Waters, et al. studied the design of OFWs. They considered their aerodynamics, structures, and layout (429). This first comprehensive study highlights several critical issues for OFWs. Principal among them were the design of the structure to carry the pressurization load, and the design of the landing gear to meet FAA taxi bump requirements
Galloway ct al. assessed the economics of 200. 400 and 500 passenger subsonic transports (M = 0.85). 300 passenger OWAs operating at Mach numbers 1.6 and 2.0. a 400 passenger OWA operating at Mach 2. and 291.440. and 544 passenger OFWs operating at Mach 1.6 (430). They assumed a five year development penod, with 500 aircraft produced in the 15-year delivery schedule.
Aircraft prices varied from $114M to S158M for the subsonic transports, from S172M to S239M for the OWAs. and from S212M to S260M for the OFWs. For a manufacturer and the operating airlines to achieve a 12# return on their investments required II to 10.1 cents per Revenue Passenger Mile (RPM) for the subsonic transports, decreasing with increasing size. 12.4 to 12 cents per RPM for the OWA and 14.2 to 111 cents per RPM for the OFWs. again decreasing with increasing size. Tins trend toward economic equality between OFWs and advanced subsonic transports is depicted in Figure 144. The fares on a large OFW should compete well w ith the fares of its subsonic counterparts.
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Figure 144 NASA Amts economic assessment of the revenue required per RPM to provide a 125fc returnon investment (RODfor advanced subsonic transports, and for a M = 1.6 OFW (OAW) aircraft as a function of size (from Ref. ).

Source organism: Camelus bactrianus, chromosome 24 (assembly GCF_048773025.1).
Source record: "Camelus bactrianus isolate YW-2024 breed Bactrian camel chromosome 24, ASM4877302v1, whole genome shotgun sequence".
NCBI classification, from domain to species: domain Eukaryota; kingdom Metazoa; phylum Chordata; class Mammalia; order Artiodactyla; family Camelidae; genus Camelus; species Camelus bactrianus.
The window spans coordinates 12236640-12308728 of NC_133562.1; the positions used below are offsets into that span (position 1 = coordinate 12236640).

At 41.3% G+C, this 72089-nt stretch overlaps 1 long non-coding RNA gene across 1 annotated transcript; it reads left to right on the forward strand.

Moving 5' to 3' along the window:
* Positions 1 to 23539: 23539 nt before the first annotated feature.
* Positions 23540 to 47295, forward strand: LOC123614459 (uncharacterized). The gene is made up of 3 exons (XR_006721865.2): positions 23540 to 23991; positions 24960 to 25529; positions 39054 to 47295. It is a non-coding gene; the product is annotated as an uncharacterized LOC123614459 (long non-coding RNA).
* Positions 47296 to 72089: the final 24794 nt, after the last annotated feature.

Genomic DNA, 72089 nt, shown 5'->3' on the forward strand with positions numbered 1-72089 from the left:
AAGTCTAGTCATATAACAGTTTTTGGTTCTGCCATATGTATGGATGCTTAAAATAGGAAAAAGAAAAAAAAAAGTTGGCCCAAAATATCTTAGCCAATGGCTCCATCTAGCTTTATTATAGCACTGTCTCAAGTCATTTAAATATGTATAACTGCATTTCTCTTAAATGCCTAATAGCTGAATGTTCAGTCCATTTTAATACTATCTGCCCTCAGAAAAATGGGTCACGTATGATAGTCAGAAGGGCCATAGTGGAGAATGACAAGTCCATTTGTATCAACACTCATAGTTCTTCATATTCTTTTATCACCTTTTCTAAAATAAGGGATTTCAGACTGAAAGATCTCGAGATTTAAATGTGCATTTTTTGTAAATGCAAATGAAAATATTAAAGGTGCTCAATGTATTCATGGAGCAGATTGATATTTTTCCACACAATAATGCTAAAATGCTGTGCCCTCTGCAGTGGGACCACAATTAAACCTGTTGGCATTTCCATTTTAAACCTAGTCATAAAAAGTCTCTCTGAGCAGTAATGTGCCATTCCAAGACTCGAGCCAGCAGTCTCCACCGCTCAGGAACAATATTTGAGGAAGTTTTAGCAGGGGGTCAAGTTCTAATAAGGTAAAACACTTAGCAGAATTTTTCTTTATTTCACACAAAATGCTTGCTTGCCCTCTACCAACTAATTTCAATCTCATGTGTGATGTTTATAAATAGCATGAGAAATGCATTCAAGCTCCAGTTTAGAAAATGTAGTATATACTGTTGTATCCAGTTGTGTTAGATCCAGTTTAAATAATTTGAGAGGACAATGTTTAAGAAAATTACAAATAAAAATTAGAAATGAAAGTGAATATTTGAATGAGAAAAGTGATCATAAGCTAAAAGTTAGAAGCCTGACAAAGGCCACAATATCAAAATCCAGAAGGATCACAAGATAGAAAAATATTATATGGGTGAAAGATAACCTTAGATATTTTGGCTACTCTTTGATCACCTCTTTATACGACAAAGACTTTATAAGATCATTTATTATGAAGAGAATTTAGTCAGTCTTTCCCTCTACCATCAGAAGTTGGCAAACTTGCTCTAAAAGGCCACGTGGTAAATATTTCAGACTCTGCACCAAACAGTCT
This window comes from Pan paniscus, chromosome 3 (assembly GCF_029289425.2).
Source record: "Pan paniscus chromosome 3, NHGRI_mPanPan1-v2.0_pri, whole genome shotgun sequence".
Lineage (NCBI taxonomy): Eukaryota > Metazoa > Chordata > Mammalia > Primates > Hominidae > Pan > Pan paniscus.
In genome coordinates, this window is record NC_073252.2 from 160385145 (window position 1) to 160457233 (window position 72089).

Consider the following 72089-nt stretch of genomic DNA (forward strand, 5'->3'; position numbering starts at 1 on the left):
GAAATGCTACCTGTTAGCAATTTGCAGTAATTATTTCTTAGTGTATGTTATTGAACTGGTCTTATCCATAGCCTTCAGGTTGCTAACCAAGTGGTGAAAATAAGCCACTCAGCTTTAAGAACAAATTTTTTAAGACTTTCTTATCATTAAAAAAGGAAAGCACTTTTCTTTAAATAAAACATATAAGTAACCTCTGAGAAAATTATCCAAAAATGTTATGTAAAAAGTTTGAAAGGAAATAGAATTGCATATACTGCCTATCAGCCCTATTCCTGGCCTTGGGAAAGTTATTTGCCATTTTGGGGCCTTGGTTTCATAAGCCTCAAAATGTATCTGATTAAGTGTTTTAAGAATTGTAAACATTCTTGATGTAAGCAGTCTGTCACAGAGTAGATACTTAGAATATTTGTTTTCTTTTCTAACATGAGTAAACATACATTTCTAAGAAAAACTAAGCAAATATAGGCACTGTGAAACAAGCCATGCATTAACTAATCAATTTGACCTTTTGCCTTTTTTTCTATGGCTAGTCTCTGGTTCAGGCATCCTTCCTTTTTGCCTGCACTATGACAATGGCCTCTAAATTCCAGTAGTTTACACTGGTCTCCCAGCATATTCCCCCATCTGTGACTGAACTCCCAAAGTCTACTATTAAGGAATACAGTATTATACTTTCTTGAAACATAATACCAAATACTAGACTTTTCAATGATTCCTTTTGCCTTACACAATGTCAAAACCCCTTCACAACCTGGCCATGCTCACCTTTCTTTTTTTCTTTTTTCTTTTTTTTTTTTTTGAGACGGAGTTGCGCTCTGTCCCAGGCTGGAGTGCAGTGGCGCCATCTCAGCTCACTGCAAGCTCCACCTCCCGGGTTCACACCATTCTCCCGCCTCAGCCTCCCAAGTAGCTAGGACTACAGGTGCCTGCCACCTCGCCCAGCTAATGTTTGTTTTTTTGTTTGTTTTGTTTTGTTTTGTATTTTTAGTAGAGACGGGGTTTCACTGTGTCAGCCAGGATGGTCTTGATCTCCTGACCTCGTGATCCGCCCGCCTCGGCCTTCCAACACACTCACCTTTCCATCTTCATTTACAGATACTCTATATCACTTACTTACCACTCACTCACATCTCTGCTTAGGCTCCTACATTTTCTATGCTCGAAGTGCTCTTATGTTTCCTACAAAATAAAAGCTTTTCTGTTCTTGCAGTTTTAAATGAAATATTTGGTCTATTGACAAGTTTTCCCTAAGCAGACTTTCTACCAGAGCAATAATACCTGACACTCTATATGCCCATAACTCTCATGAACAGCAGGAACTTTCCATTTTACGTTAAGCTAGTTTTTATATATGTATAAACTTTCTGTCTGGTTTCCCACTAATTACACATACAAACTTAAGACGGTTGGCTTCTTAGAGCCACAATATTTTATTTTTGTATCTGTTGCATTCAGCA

Computational Fluid Dynamics tools were used extensively to optimize a realistic Mach 1.6 OFW design with the wing swept to 68 degrees |431) Related numerical studies were also conducted by Cheung (4321. This optimized design, and that by McDonnell Douglas reported in the following section, were tested in the NASA Ames 9- by 7-fool Supersonic Wind Tunnel at Mach number 1.6 |433|. The NASA design was tested at Mach numbers between 1.56 – 1.80 w ith unit Reynolds numbers of 1.0 to 4.5 million per foot. The angle of attack was varied from 0 to 6 degrees at a single sweep angle of 68 degrees. The 1.8Я – scale model included four nacelles and two vertical fins, one on the top and the other on the bottom of the trailing tip. The results of these studies are not yet published Preliminary results indicate that the experiments validate the numerical studies which resulted in a design that, while not optimum, was realistic in layout The experimental wing alone L/D. corrected to flight conditions at 52.000 feet, gives an estimated L/D оf 10 5 (private communication. R. Kcnnclly).